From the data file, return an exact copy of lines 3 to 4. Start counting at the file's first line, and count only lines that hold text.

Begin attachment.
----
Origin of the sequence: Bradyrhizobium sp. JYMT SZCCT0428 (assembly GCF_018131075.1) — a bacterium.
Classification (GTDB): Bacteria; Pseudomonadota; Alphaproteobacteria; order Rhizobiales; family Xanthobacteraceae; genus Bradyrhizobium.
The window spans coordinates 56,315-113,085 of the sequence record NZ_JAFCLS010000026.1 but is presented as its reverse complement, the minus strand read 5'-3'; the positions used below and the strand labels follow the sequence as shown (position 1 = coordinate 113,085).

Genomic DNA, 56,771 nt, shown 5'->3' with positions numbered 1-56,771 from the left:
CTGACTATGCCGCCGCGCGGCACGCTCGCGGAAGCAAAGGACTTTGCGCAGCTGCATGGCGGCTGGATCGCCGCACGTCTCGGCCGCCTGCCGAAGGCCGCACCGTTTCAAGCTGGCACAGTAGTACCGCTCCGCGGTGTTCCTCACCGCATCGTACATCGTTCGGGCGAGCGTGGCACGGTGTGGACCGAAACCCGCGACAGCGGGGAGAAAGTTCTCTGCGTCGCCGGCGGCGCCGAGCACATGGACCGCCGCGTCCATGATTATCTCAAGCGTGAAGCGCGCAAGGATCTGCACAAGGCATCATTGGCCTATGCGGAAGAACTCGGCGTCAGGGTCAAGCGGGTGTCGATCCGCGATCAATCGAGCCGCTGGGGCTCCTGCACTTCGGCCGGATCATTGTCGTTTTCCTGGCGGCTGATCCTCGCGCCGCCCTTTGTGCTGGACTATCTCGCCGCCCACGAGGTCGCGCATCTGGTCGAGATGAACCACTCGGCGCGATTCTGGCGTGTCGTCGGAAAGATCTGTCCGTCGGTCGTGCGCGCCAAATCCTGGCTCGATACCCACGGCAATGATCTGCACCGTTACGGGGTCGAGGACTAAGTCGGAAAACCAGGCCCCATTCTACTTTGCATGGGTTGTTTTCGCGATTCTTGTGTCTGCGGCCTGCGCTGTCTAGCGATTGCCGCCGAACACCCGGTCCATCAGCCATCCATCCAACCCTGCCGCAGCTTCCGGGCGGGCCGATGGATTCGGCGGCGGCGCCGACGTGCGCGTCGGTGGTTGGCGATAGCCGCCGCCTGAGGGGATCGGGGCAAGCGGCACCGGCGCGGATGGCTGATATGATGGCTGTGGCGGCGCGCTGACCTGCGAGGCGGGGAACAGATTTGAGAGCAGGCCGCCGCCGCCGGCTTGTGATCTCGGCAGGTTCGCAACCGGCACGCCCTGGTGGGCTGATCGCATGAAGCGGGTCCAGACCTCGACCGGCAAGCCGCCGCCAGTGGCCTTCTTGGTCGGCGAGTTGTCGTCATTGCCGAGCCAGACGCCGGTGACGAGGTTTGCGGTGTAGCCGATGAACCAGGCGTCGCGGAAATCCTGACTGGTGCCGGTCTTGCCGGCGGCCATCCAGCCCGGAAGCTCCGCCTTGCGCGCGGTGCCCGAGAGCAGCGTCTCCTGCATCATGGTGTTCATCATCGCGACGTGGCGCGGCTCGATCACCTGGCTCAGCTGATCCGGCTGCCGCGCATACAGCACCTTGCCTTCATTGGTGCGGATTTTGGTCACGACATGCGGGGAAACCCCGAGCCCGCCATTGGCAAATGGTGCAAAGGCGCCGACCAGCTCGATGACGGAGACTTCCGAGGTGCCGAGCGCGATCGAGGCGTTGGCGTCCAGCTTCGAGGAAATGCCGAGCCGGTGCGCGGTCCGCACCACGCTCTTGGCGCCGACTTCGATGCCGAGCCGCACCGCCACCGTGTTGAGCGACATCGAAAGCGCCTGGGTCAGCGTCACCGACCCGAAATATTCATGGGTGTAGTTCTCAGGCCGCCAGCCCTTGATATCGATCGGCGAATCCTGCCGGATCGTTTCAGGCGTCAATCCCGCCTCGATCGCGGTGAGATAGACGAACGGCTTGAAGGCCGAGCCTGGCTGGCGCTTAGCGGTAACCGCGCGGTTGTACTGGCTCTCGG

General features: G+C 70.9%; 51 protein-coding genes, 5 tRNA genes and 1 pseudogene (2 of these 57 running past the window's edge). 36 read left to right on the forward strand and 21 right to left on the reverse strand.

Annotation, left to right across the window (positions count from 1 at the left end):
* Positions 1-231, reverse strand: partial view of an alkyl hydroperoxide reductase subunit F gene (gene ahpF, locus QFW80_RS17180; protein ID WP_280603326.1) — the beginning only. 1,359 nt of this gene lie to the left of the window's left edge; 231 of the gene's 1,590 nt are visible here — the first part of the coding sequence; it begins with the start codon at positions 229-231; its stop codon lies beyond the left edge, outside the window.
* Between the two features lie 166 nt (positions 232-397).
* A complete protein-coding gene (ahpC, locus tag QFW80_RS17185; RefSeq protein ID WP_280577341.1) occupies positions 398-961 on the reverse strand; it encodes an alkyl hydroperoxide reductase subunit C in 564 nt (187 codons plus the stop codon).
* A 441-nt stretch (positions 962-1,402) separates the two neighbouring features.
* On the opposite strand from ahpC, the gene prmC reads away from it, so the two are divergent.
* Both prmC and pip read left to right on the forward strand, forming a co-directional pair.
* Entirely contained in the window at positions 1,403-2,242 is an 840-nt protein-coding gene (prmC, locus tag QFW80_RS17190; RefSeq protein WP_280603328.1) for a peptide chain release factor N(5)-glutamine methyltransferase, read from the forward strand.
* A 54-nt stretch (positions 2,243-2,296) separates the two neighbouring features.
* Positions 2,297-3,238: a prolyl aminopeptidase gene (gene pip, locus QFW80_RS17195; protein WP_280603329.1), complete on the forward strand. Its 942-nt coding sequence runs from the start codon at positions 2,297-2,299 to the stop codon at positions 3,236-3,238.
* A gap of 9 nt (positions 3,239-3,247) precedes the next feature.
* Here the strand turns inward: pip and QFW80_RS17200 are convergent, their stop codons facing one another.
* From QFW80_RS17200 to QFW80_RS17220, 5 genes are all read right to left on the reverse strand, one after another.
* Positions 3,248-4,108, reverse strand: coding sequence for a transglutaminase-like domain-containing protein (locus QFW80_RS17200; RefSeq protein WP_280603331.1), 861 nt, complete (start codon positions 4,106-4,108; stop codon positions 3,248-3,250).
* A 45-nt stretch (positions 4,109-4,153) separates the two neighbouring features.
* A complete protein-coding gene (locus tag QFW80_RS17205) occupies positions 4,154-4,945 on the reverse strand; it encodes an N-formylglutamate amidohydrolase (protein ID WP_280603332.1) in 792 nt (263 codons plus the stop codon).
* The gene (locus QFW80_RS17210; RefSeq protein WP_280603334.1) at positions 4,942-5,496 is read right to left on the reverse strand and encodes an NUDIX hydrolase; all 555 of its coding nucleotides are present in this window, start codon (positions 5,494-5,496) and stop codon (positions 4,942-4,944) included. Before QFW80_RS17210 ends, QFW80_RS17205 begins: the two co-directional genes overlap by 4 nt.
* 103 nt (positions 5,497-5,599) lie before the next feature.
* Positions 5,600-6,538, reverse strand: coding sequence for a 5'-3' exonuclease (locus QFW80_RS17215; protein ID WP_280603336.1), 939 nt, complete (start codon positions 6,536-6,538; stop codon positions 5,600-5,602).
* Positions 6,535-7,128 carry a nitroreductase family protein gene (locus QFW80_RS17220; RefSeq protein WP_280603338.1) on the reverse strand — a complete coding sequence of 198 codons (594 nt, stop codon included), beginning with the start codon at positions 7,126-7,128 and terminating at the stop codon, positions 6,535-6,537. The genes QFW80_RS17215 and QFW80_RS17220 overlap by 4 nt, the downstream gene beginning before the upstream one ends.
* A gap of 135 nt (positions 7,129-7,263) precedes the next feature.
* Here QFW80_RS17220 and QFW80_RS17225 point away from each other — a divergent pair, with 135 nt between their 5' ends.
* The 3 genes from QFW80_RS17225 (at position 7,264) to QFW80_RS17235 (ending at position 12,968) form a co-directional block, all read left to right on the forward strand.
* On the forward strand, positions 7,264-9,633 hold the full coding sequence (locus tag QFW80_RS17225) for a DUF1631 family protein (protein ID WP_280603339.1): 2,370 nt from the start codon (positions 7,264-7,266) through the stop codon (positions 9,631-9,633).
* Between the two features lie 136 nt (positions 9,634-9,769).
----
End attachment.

The window spans coordinates 56,315-113,085 of the sequence record NZ_JAFCLS010000026.1 but is presented as its reverse complement, the minus strand read 5'-3'; the positions used below and the strand labels follow the sequence as shown (position 1 = coordinate 113,085).

Genomic DNA, 56,771 nt, shown 5'->3' with positions numbered 1-56,771 from the left: